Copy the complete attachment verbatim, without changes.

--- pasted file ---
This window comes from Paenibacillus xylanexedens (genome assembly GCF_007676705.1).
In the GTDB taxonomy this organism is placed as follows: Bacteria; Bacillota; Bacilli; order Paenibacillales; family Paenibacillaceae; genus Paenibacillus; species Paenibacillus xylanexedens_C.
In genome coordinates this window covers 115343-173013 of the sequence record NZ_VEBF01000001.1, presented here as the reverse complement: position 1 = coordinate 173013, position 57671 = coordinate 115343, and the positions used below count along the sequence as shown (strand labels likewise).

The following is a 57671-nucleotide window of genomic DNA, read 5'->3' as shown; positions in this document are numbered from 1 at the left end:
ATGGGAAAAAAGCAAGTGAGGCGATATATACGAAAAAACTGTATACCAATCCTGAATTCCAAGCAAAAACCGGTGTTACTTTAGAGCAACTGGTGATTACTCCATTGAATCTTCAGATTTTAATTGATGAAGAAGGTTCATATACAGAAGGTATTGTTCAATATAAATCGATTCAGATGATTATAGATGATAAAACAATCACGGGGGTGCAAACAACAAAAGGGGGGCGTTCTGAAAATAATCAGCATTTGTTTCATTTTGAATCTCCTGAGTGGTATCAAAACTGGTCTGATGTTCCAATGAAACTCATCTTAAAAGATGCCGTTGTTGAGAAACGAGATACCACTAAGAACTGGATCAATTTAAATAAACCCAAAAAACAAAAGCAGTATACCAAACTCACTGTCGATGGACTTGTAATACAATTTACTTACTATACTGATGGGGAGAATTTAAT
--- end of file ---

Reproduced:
This window comes from Paenibacillus xylanexedens (genome assembly GCF_007676705.1).
In the GTDB taxonomy this organism is placed as follows: Bacteria; Bacillota; Bacilli; order Paenibacillales; family Paenibacillaceae; genus Paenibacillus; species Paenibacillus xylanexedens_C.
In genome coordinates this window covers 115343-173013 of the sequence record NZ_VEBF01000001.1, presented here as the reverse complement: position 1 = coordinate 173013, position 57671 = coordinate 115343, and the positions used below count along the sequence as shown (strand labels likewise).

The following is a 57671-nucleotide window of genomic DNA, read 5'->3' as shown; positions in this document are numbered from 1 at the left end:
ATGGGAAAAAAGCAAGTGAGGCGATATATACGAAAAAACTGTATACCAATCCTGAATTCCAAGCAAAAACCGGTGTTACTTTAGAGCAACTGGTGATTACTCCATTGAATCTTCAGATTTTAATTGATGAAGAAGGTTCATATACAGAAGGTATTGTTCAATATAAATCGATTCAGATGATTATAGATGATAAAACAATCACGGGGGTGCAAACAACAAAAGGGGGGCGTTCTGAAAATAATCAGCATTTGTTTCATTTTGAATCTCCTGAGTGGTATCAAAACTGGTCTGATGTTCCAATGAAACTCATCTTAAAAGATGCCGTTGTTGAGAAACGAGATACCACTAAGAACTGGATCAATTTAAATAAACCCAAAAAACAAAAGCAGTATACCAAACTCACTGTCGATGGACTTGTAATACAATTTACTTACTATACTGATGGGGAGAATTTAAT